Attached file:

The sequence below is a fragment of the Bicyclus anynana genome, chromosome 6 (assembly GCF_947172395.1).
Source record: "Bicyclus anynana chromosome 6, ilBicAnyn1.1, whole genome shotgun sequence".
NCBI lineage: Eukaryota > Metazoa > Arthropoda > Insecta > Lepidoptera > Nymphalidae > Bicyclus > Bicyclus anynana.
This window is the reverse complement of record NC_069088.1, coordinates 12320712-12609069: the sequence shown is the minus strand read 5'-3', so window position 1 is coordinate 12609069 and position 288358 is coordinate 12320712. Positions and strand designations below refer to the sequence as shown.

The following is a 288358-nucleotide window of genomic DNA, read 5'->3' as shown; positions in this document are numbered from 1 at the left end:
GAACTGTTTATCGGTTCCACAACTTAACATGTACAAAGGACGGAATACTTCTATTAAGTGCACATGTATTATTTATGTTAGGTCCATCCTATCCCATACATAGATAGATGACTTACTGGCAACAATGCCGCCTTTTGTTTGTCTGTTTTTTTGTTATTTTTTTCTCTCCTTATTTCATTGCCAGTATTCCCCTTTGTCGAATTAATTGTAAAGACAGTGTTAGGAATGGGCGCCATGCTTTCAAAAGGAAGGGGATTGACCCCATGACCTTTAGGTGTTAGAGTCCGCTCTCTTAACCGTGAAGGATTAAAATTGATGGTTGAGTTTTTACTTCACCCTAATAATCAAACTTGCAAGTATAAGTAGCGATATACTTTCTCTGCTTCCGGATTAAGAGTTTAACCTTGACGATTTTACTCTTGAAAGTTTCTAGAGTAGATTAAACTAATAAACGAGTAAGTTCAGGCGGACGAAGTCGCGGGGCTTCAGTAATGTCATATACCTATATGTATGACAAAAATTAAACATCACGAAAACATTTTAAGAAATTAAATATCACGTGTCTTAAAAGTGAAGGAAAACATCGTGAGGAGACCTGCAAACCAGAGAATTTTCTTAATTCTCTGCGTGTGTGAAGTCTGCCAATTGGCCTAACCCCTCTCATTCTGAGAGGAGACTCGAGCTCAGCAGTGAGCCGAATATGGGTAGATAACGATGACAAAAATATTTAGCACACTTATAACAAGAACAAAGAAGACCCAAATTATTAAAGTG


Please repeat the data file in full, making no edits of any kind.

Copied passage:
The sequence below is a fragment of the Bicyclus anynana genome, chromosome 6 (assembly GCF_947172395.1).
Source record: "Bicyclus anynana chromosome 6, ilBicAnyn1.1, whole genome shotgun sequence".
NCBI lineage: Eukaryota > Metazoa > Arthropoda > Insecta > Lepidoptera > Nymphalidae > Bicyclus > Bicyclus anynana.
This window is the reverse complement of record NC_069088.1, coordinates 12320712-12609069: the sequence shown is the minus strand read 5'-3', so window position 1 is coordinate 12609069 and position 288358 is coordinate 12320712. Positions and strand designations below refer to the sequence as shown.

The following is a 288358-nucleotide window of genomic DNA, read 5'->3' as shown; positions in this document are numbered from 1 at the left end:
GAACTGTTTATCGGTTCCACAACTTAACATGTACAAAGGACGGAATACTTCTATTAAGTGCACATGTATTATTTATGTTAGGTCCATCCTATCCCATACATAGATAGATGACTTACTGGCAACAATGCCGCCTTTTGTTTGTCTGTTTTTTTGTTATTTTTTTCTCTCCTTATTTCATTGCCAGTATTCCCCTTTGTCGAATTAATTGTAAAGACAGTGTTAGGAATGGGCGCCATGCTTTCAAAAGGAAGGGGATTGACCCCATGACCTTTAGGTGTTAGAGTCCGCTCTCTTAACCGTGAAGGATTAAAATTGATGGTTGAGTTTTTACTTCACCCTAATAATCAAACTTGCAAGTATAAGTAGCGATATACTTTCTCTGCTTCCGGATTAAGAGTTTAACCTTGACGATTTTACTCTTGAAAGTTTCTAGAGTAGATTAAACTAATAAACGAGTAAGTTCAGGCGGACGAAGTCGCGGGGCTTCAGTAATGTCATATACCTATATGTATGACAAAAATTAAACATCACGAAAACATTTTAAGAAATTAAATATCACGTGTCTTAAAAGTGAAGGAAAACATCGTGAGGAGACCTGCAAACCAGAGAATTTTCTTAATTCTCTGCGTGTGTGAAGTCTGCCAATTGGCCTAACCCCTCTCATTCTGAGAGGAGACTCGAGCTCAGCAGTGAGCCGAATATGGGTAGATAACGATGACAAAAATATTTAGCACACTTATAACAAGAACAAAGAAGACCCAAATTATTAAAGTG